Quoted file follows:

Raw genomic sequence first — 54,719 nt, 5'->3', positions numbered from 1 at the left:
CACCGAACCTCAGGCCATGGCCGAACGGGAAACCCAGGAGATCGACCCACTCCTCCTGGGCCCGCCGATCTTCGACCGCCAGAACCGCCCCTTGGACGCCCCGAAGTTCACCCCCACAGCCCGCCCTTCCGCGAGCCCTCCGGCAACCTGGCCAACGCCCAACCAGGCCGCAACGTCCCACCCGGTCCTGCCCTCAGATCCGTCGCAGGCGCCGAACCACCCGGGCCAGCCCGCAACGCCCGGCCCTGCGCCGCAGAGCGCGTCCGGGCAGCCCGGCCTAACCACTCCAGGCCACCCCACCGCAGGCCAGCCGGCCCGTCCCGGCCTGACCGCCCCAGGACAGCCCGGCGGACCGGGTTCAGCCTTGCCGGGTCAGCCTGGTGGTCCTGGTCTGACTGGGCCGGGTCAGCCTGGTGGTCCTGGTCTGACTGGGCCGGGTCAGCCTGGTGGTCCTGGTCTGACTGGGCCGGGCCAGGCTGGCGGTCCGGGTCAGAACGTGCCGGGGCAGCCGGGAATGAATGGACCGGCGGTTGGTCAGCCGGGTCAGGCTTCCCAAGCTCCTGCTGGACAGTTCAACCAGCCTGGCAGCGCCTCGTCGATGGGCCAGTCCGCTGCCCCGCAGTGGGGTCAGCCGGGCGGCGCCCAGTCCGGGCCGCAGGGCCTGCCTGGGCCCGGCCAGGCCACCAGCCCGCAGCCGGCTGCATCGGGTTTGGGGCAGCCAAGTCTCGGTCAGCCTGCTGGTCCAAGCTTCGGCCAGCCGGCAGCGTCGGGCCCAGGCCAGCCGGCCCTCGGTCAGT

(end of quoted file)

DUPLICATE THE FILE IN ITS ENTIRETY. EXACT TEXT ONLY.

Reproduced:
Raw genomic sequence first — 54,719 nt, 5'->3', positions numbered from 1 at the left:
CACCGAACCTCAGGCCATGGCCGAACGGGAAACCCAGGAGATCGACCCACTCCTCCTGGGCCCGCCGATCTTCGACCGCCAGAACCGCCCCTTGGACGCCCCGAAGTTCACCCCCACAGCCCGCCCTTCCGCGAGCCCTCCGGCAACCTGGCCAACGCCCAACCAGGCCGCAACGTCCCACCCGGTCCTGCCCTCAGATCCGTCGCAGGCGCCGAACCACCCGGGCCAGCCCGCAACGCCCGGCCCTGCGCCGCAGAGCGCGTCCGGGCAGCCCGGCCTAACCACTCCAGGCCACCCCACCGCAGGCCAGCCGGCCCGTCCCGGCCTGACCGCCCCAGGACAGCCCGGCGGACCGGGTTCAGCCTTGCCGGGTCAGCCTGGTGGTCCTGGTCTGACTGGGCCGGGTCAGCCTGGTGGTCCTGGTCTGACTGGGCCGGGTCAGCCTGGTGGTCCTGGTCTGACTGGGCCGGGCCAGGCTGGCGGTCCGGGTCAGAACGTGCCGGGGCAGCCGGGAATGAATGGACCGGCGGTTGGTCAGCCGGGTCAGGCTTCCCAAGCTCCTGCTGGACAGTTCAACCAGCCTGGCAGCGCCTCGTCGATGGGCCAGTCCGCTGCCCCGCAGTGGGGTCAGCCGGGCGGCGCCCAGTCCGGGCCGCAGGGCCTGCCTGGGCCCGGCCAGGCCACCAGCCCGCAGCCGGCTGCATCGGGTTTGGGGCAGCCAAGTCTCGGTCAGCCTGCTGGTCCAAGCTTCGGCCAGCCGGCAGCGTCGGGCCCAGGCCAGCCGGCCCTCGGTCAGT